One resident comment in the survey reads, “Me writing on how to improve this community will not make a difference … so why are you all wasting people’s times?”

Martin commented, “the lengthy response times and lack of maintenance employees are a growing concern. These problems are very real for families and for the limited number of maintenance employees trying to keep up. Though residents may get frustrated with the current situation, it is important for our community to remember that we’re all serving together – committed to serving others as members of the Army team. It strengthens our community when we have mutual respect for each other and a positive attitude to solve problems. Though challenging, I look at our housing situation as a great opportunity to build strength throughout the community.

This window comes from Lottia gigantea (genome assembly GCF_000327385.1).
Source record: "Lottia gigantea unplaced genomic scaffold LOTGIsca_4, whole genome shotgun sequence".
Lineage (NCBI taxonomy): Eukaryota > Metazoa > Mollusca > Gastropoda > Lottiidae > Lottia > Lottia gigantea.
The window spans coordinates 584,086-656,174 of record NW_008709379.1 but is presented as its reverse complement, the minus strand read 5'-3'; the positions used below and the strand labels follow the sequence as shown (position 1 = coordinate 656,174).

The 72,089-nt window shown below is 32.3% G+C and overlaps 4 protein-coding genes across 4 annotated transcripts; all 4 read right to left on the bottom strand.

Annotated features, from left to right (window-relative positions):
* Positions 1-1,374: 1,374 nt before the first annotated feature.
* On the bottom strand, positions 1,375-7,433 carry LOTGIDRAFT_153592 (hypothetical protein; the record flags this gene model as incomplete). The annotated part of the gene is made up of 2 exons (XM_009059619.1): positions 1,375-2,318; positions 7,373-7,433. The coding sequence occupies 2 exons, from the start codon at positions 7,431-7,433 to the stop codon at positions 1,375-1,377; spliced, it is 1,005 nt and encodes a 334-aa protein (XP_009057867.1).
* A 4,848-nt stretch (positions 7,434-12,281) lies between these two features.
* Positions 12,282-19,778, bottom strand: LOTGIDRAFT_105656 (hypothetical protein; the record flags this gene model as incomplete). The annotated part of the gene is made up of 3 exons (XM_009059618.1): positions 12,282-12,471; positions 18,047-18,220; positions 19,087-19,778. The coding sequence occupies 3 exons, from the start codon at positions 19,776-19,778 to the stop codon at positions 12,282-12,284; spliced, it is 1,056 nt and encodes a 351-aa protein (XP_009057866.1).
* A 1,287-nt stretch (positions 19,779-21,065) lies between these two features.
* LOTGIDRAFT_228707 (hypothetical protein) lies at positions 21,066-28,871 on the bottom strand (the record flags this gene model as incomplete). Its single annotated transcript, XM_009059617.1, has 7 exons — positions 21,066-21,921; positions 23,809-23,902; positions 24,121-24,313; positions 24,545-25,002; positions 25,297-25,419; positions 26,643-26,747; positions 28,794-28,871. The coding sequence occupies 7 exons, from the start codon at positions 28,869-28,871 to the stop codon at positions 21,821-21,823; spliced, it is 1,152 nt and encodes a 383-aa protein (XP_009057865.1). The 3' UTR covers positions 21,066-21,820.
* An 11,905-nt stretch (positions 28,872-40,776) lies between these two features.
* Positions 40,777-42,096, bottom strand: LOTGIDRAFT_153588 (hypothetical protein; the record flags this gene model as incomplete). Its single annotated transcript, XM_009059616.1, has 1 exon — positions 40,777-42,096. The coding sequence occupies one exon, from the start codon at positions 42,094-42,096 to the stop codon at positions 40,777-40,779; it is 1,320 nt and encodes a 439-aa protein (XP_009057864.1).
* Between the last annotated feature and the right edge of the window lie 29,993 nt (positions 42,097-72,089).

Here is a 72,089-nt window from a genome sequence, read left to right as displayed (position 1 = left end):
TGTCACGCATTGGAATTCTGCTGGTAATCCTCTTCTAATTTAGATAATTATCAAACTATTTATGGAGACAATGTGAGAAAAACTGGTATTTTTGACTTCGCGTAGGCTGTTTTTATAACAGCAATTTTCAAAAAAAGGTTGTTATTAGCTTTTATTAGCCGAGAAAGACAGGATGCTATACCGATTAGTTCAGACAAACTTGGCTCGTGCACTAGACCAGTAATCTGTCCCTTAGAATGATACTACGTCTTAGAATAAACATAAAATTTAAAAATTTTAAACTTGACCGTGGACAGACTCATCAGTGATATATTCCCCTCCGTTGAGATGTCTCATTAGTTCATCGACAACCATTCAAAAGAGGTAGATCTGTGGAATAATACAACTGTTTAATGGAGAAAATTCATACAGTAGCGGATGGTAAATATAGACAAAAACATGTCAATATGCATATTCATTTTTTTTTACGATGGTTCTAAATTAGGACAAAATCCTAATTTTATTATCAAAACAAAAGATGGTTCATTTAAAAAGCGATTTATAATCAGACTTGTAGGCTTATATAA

“Ultimately, the reality of the situation is housing’s impact on readiness,” the colonel also observed. “If the service member is constantly home dealing with maintenance problems, that valuable time is lost at work getting our new Soldiers trained and ready to perform the Army’s mission. Also, if the spouse and family is miserable due to health issues, will they choose to reenlist?”

The colonel’s comments are in lock step with Army messaging. The “enduring obligation” of service leaders is to take care of military troops and their families. Health and welfare is of the utmost importance, and Soldiers and families choosing to live in installation housing have a right to quality, safe, clean and healthy homes.